China and the long march into African agriculture.
Cahiers Agricultures, 22
The belief that China has nefarious designs for Africa involving mass migration of the peasantry onto African land, the theme of a best-selling novel quoted above, is not a new one. From the late 19th century, European settlers debated the potential impact of harnessing the prodigious productivity of Chinese labour to unlock the continent's potential. At the same time, many in the local European settler communities feared the impact of competition from China, both for themselves and paternalistically for the colonised African population. Indeed, these very concerns caused the newly formed Union of South Africa to repatriate thousands of Chinese workers brought to work in the mines in the early 1900s.
Today, China's interest in Africa's agriculture sector raises the same spectacle of promised productivity coupled to deep-set fears as to its transformative social impact (China's State Council News Office, 2010). Moreover, with China's foreign direct investments into African agriculture accelerating, rising to US$ 30 million in 2009 out of a total of US$ 1.44 billion that same year, 4 times the figure in 2000, the prospects for a greater role and impact on this sector are evident (Chinese Ministry of Commerce, 2010). And yet, this Manichean debate, casting the Chinese as either Africa's saviours or colonists, obscures a real discussion of the global trends and local opportunities posed by Chinese interests in agriculture in Africa.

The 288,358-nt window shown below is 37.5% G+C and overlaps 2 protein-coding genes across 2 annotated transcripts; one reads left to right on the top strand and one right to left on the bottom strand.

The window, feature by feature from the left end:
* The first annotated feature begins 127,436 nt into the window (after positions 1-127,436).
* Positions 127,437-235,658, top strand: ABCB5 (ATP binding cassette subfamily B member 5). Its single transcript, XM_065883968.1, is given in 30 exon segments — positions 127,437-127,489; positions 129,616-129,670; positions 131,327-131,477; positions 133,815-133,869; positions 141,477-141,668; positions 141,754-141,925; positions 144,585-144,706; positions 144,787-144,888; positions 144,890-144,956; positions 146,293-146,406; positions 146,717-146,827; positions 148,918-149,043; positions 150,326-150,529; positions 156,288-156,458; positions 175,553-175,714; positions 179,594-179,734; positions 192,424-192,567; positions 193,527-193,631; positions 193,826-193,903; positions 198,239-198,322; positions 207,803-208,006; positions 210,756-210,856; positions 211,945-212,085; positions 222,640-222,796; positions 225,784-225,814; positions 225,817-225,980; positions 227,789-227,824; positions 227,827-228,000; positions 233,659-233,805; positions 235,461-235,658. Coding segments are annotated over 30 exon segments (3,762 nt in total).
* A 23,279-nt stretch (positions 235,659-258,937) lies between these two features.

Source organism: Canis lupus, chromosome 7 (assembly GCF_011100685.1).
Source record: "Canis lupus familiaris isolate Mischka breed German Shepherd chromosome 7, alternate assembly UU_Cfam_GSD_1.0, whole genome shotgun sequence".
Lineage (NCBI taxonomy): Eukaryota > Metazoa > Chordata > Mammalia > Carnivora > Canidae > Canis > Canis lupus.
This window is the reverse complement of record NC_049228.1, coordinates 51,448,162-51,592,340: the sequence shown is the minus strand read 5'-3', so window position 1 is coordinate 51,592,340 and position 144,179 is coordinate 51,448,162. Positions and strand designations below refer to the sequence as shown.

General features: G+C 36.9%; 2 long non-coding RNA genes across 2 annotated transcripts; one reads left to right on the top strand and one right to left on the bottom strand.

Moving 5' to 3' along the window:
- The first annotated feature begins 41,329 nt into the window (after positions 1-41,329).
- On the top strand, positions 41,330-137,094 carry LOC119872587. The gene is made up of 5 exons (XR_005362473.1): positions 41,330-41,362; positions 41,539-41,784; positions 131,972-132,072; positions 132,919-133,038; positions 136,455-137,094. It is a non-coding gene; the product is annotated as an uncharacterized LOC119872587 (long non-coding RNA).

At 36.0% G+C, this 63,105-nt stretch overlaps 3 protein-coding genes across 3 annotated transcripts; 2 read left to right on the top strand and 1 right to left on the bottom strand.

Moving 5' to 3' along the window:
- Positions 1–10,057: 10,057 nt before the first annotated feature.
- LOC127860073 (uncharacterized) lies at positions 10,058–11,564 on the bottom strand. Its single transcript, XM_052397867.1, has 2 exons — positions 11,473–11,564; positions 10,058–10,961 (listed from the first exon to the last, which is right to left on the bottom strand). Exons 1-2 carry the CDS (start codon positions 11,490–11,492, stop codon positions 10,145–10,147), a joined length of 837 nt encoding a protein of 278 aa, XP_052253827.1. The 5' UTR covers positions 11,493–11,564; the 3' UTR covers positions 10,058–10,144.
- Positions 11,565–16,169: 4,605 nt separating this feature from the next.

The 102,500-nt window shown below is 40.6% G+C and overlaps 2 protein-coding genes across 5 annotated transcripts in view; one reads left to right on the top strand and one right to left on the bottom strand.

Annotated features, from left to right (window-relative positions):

Like other Asian and Gulf states, China's growing concern with food security has inspired a search for means of obtaining that security in the African context. The result has been, reflected in the official discourse since 2006, a Chinese commitment to greater involvement in the agriculture sector in Africa that has resulted in a number of initiatives. These include a push to acquire long-term leases of agricultural land in some African countries, an expansion of Chinese agro-industry into Africa and a deepening of the longstanding technical co-operation aimed at raising Africa's agricultural productivity.
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